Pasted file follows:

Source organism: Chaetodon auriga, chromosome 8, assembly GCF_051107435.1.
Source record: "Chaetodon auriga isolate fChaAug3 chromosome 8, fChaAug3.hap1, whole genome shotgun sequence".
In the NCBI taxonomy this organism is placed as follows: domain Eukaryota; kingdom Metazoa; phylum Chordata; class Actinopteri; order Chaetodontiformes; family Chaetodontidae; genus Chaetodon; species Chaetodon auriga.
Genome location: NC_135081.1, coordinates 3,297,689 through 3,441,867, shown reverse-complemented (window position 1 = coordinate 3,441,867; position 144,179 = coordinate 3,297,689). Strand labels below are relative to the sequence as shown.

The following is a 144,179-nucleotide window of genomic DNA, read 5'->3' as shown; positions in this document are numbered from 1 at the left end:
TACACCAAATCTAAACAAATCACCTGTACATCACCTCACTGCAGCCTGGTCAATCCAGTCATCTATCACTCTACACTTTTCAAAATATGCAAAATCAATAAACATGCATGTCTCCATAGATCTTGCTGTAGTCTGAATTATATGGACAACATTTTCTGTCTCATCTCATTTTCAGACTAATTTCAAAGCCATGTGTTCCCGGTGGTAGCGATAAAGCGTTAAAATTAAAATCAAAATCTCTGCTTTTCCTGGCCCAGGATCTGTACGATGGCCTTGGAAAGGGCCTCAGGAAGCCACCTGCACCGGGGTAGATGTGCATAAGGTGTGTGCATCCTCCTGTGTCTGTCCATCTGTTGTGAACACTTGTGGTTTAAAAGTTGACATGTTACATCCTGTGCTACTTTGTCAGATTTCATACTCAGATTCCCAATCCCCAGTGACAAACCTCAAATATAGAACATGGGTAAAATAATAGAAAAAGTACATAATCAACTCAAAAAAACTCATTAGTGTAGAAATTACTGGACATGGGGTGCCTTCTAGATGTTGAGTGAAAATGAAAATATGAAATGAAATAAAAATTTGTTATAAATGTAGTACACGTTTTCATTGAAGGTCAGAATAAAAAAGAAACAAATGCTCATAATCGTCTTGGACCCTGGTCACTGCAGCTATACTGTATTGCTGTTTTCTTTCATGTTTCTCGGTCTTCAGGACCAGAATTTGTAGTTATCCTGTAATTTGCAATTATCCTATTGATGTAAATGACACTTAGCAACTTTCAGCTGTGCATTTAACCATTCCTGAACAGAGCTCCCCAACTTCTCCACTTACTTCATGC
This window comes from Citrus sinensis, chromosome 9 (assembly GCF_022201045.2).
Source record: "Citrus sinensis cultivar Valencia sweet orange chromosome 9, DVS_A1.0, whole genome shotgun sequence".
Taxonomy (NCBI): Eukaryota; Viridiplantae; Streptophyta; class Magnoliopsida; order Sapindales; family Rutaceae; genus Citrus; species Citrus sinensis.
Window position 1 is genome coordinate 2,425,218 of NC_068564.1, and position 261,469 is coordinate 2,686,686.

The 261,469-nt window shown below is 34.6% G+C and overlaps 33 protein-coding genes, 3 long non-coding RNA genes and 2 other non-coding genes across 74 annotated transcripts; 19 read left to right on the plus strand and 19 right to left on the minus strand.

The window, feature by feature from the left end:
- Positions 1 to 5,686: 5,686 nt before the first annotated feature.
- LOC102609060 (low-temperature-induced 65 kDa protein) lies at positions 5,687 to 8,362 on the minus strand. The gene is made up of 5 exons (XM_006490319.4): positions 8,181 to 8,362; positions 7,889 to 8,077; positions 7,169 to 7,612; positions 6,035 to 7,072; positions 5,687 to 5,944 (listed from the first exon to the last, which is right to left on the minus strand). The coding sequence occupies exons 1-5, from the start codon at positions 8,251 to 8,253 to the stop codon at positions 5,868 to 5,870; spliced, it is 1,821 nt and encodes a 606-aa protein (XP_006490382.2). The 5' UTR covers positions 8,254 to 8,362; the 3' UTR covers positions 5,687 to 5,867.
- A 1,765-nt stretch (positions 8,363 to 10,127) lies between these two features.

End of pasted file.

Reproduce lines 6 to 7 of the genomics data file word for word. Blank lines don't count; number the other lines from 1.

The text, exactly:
TACACCAAATCTAAACAAATCACCTGTACATCACCTCACTGCAGCCTGGTCAATCCAGTCATCTATCACTCTACACTTTTCAAAATATGCAAAATCAATAAACATGCATGTCTCCATAGATCTTGCTGTAGTCTGAATTATATGGACAACATTTTCTGTCTCATCTCATTTTCAGACTAATTTCAAAGCCATGTGTTCCCGGTGGTAGCGATAAAGCGTTAAAATTAAAATCAAAATCTCTGCTTTTCCTGGCCCAGGATCTGTACGATGGCCTTGGAAAGGGCCTCAGGAAGCCACCTGCACCGGGGTAGATGTGCATAAGGTGTGTGCATCCTCCTGTGTCTGTCCATCTGTTGTGAACACTTGTGGTTTAAAAGTTGACATGTTACATCCTGTGCTACTTTGTCAGATTTCATACTCAGATTCCCAATCCCCAGTGACAAACCTCAAATATAGAACATGGGTAAAATAATAGAAAAAGTACATAATCAACTCAAAAAAACTCATTAGTGTAGAAATTACTGGACATGGGGTGCCTTCTAGATGTTGAGTGAAAATGAAAATATGAAATGAAATAAAAATTTGTTATAAATGTAGTACACGTTTTCATTGAAGGTCAGAATAAAAAAGAAACAAATGCTCATAATCGTCTTGGACCCTGGTCACTGCAGCTATACTGTATTGCTGTTTTCTTTCATGTTTCTCGGTCTTCAGGACCAGAATTTGTAGTTATCCTGTAATTTGCAATTATCCTATTGATGTAAATGACACTTAGCAACTTTCAGCTGTGCATTTAACCATTCCTGAACAGAGCTCCCCAACTTCTCCACTTACTTCATGC
This window comes from Citrus sinensis, chromosome 9 (assembly GCF_022201045.2).